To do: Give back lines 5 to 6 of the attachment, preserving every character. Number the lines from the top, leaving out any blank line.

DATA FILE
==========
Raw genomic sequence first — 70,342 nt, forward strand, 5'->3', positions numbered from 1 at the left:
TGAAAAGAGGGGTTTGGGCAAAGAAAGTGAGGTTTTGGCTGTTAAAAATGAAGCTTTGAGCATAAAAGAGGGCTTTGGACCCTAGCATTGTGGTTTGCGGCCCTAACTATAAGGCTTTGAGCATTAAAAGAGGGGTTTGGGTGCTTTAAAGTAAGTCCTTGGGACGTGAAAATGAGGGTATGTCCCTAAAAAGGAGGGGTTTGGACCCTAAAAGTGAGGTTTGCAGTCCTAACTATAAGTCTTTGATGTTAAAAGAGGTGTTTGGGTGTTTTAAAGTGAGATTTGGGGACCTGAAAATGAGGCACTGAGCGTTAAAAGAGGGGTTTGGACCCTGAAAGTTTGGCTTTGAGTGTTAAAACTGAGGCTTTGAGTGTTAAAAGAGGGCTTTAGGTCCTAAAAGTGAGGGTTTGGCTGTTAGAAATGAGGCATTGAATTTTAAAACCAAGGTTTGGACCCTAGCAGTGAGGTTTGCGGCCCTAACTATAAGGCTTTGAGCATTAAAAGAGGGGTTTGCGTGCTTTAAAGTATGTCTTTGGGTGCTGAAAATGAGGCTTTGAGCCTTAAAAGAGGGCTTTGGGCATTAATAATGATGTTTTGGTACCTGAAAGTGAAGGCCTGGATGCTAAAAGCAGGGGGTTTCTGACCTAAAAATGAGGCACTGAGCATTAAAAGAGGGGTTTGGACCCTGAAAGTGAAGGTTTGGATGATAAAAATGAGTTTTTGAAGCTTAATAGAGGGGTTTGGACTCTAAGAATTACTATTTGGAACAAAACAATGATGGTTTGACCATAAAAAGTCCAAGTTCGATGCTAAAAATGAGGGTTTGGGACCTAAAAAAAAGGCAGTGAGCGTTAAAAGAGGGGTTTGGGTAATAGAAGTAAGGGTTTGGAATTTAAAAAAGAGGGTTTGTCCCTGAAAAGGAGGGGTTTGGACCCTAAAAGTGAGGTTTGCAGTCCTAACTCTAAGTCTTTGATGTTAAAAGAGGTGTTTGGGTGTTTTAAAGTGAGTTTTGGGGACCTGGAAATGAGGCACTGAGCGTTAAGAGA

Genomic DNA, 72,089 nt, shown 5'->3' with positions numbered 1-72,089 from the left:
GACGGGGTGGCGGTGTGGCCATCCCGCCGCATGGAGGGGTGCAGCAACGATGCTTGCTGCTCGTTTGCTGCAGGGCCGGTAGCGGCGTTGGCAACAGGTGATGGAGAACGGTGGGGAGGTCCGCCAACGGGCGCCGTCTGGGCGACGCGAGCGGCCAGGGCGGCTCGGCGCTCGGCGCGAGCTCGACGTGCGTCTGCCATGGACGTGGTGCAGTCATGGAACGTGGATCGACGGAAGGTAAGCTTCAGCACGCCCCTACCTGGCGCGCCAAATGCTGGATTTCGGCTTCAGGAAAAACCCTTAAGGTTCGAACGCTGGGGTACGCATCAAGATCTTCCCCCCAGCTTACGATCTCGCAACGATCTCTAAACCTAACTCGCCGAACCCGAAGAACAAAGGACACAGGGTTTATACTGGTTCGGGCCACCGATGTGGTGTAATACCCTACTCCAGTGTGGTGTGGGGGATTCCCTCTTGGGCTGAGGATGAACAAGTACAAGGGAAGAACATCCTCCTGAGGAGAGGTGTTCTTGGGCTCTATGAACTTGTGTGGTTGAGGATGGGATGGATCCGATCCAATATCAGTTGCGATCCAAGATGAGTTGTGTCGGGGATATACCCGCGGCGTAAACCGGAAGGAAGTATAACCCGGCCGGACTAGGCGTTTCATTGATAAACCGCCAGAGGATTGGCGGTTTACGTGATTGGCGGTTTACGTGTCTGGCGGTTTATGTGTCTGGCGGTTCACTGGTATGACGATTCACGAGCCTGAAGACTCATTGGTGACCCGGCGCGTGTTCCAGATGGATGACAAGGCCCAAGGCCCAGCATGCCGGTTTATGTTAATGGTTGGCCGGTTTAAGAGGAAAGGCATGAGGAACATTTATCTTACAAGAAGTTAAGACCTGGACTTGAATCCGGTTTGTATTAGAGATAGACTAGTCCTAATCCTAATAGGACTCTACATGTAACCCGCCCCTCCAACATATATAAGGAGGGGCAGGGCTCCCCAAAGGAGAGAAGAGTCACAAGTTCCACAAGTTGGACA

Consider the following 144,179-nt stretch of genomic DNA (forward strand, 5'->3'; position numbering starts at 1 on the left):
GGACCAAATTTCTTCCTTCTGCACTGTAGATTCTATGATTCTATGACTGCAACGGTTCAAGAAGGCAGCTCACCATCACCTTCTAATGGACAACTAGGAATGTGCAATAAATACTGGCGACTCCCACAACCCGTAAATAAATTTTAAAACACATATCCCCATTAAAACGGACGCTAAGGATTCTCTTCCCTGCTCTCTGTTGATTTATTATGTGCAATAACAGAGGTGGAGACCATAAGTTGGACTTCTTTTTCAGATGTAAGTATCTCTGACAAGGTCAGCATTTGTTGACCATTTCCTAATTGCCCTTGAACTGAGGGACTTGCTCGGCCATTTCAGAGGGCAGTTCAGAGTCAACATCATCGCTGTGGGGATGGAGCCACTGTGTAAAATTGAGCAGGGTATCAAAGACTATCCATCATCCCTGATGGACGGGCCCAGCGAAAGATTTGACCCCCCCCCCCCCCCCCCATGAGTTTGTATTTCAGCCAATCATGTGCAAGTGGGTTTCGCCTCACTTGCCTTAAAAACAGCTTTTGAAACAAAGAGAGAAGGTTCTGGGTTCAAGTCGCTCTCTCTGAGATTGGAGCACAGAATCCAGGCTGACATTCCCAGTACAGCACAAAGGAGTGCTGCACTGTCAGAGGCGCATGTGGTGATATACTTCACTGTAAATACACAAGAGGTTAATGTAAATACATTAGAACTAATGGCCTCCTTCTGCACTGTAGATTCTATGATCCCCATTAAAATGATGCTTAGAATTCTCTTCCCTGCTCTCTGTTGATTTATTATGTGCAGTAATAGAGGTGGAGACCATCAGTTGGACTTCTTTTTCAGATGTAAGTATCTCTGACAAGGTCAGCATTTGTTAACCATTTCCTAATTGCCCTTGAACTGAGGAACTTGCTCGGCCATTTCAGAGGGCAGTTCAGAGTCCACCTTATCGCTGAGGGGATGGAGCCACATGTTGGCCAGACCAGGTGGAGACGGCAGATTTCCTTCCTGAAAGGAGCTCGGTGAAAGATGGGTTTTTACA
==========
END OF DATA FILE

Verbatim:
Consider the following 144,179-nt stretch of genomic DNA (forward strand, 5'->3'; position numbering starts at 1 on the left):
GGACCAAATTTCTTCCTTCTGCACTGTAGATTCTATGATTCTATGACTGCAACGGTTCAAGAAGGCAGCTCACCATCACCTTCTAATGGACAACTAGGAATGTGCAATAAATACTGGCGACTCCCACAACCCGTAAATAAATTTTAAAACACATATCCCCATTAAAACGGACGCTAAGGATTCTCTTCCCTGCTCTCTGTTGATTTATTATGTGCAATAACAGAGGTGGAGACCATAAGTTGGACTTCTTTTTCAGATGTAAGTATCTCTGACAAGGTCAGCATTTGTTGACCATTTCCTAATTGCCCTTGAACTGAGGGACTTGCTCGGCCATTTCAGAGGGCAGTTCAGAGTCAACATCATCGCTGTGGGGATGGAGCCACTGTGTAAAATTGAGCAGGGTATCAAAGACTATCCATCATCCCTGATGGACGGGCCCAGCGAAAGATTTGACCCCCCCCCCCCCCCCCCATGAGTTTGTATTTCAGCCAATCATGTGCAAGTGGGTTTCGCCTCACTTGCCTTAAAAACAGCTTTTGAAACAAAGAGAGAAGGTTCTGGGTTCAAGTCGCTCTCTCTGAGATTGGAGCACAGAATCCAGGCTGACATTCCCAGTACAGCACAAAGGAGTGCTGCACTGTCAGAGGCGCATGTGGTGATATACTTCACTGTAAATACACAAGAGGTTAATGTAAATACATTAGAACTAATGGCCTCCTTCTGCACTGTAGATTCTATGATCCCCATTAAAATGATGCTTAGAATTCTCTTCCCTGCTCTCTGTTGATTTATTATGTGCAGTAATAGAGGTGGAGACCATCAGTTGGACTTCTTTTTCAGATGTAAGTATCTCTGACAAGGTCAGCATTTGTTAACCATTTCCTAATTGCCCTTGAACTGAGGAACTTGCTCGGCCATTTCAGAGGGCAGTTCAGAGTCCACCTTATCGCTGAGGGGATGGAGCCACATGTTGGCCAGACCAGGTGGAGACGGCAGATTTCCTTCCTGAAAGGAGCTCGGTGAAAGATGGGTTTTTACA